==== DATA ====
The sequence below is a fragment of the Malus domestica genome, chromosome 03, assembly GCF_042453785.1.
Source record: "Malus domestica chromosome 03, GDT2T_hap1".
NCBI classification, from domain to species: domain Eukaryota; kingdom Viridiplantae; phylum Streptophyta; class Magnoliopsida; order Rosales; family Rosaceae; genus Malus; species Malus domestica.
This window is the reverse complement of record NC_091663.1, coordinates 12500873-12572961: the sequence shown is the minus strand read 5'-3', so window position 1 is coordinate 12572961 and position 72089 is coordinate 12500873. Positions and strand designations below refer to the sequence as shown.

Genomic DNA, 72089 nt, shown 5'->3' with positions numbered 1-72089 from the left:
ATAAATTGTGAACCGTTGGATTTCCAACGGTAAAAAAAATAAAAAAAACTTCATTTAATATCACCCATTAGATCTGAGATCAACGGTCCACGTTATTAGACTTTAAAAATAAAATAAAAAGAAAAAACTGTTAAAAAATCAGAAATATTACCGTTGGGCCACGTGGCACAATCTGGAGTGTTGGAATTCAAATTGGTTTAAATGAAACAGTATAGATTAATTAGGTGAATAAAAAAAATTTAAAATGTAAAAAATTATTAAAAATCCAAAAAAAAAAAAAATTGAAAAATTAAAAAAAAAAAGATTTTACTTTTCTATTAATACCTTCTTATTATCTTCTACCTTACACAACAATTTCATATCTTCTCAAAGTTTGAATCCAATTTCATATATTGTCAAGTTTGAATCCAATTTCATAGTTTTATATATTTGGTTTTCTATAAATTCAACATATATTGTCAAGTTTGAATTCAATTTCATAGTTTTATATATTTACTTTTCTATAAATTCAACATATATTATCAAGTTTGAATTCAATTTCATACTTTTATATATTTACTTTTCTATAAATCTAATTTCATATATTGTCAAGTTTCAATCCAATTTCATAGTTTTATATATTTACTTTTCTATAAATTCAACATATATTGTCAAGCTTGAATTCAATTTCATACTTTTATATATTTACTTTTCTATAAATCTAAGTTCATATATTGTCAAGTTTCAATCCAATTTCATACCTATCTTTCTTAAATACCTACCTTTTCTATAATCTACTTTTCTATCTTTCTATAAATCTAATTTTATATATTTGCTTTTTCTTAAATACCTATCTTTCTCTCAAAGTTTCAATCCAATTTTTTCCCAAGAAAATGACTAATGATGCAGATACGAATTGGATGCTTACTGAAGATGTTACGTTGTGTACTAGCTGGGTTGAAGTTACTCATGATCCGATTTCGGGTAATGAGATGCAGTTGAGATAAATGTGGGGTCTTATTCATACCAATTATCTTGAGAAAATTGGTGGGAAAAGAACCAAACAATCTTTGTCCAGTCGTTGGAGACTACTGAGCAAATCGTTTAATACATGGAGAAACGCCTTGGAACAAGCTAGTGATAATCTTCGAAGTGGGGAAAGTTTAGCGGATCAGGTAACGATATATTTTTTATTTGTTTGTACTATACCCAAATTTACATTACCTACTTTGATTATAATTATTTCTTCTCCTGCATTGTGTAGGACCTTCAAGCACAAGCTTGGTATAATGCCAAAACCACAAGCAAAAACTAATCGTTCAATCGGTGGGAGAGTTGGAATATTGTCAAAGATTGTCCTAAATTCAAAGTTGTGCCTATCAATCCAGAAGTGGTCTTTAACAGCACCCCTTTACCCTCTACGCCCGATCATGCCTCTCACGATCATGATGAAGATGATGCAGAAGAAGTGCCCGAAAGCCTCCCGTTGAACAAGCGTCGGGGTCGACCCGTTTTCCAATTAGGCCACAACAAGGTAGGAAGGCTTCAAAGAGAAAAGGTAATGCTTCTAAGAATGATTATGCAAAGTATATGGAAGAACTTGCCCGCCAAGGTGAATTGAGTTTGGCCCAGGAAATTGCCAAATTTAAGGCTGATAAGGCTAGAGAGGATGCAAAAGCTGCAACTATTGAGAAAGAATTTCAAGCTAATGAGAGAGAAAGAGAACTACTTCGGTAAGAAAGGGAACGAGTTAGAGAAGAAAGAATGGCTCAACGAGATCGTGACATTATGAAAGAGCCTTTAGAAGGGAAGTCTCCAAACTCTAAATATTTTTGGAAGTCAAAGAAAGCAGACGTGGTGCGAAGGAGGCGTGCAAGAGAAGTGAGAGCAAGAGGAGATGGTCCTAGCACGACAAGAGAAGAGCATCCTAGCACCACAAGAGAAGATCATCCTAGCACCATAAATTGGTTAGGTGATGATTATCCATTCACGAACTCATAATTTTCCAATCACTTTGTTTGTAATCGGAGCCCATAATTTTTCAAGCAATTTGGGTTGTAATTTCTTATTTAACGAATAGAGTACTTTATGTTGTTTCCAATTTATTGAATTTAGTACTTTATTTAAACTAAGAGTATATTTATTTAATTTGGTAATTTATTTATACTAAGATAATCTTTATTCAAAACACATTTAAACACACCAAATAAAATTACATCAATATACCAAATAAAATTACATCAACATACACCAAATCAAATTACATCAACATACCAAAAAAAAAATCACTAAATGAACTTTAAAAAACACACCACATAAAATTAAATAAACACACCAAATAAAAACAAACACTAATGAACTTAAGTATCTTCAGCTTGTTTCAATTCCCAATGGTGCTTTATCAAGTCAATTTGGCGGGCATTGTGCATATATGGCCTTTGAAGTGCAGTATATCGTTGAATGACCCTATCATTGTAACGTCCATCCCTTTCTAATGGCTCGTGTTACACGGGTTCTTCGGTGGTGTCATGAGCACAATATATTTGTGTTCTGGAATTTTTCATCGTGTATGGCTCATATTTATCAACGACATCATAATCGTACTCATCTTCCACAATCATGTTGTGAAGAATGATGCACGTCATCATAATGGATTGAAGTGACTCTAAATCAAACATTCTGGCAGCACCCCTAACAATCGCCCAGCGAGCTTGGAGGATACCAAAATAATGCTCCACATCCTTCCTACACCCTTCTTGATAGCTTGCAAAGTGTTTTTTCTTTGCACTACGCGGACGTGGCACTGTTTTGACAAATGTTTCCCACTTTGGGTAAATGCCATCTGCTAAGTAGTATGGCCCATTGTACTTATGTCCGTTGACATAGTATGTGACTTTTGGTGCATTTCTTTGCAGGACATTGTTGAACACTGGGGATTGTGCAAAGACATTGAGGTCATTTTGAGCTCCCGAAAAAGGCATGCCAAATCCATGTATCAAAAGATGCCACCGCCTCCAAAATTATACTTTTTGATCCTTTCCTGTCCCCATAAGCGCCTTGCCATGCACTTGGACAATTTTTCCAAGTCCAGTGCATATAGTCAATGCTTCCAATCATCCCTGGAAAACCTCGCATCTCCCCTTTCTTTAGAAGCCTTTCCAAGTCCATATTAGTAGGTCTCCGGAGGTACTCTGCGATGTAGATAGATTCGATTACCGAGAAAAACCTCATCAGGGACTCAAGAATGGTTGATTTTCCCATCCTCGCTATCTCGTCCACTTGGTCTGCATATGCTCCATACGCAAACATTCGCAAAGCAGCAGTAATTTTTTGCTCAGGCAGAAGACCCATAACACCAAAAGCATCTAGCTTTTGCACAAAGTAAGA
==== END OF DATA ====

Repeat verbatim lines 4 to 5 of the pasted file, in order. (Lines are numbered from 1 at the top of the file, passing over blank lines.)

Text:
This window is the reverse complement of record NC_091663.1, coordinates 12500873-12572961: the sequence shown is the minus strand read 5'-3', so window position 1 is coordinate 12572961 and position 72089 is coordinate 12500873. Positions and strand designations below refer to the sequence as shown.

Genomic DNA, 72089 nt, shown 5'->3' with positions numbered 1-72089 from the left: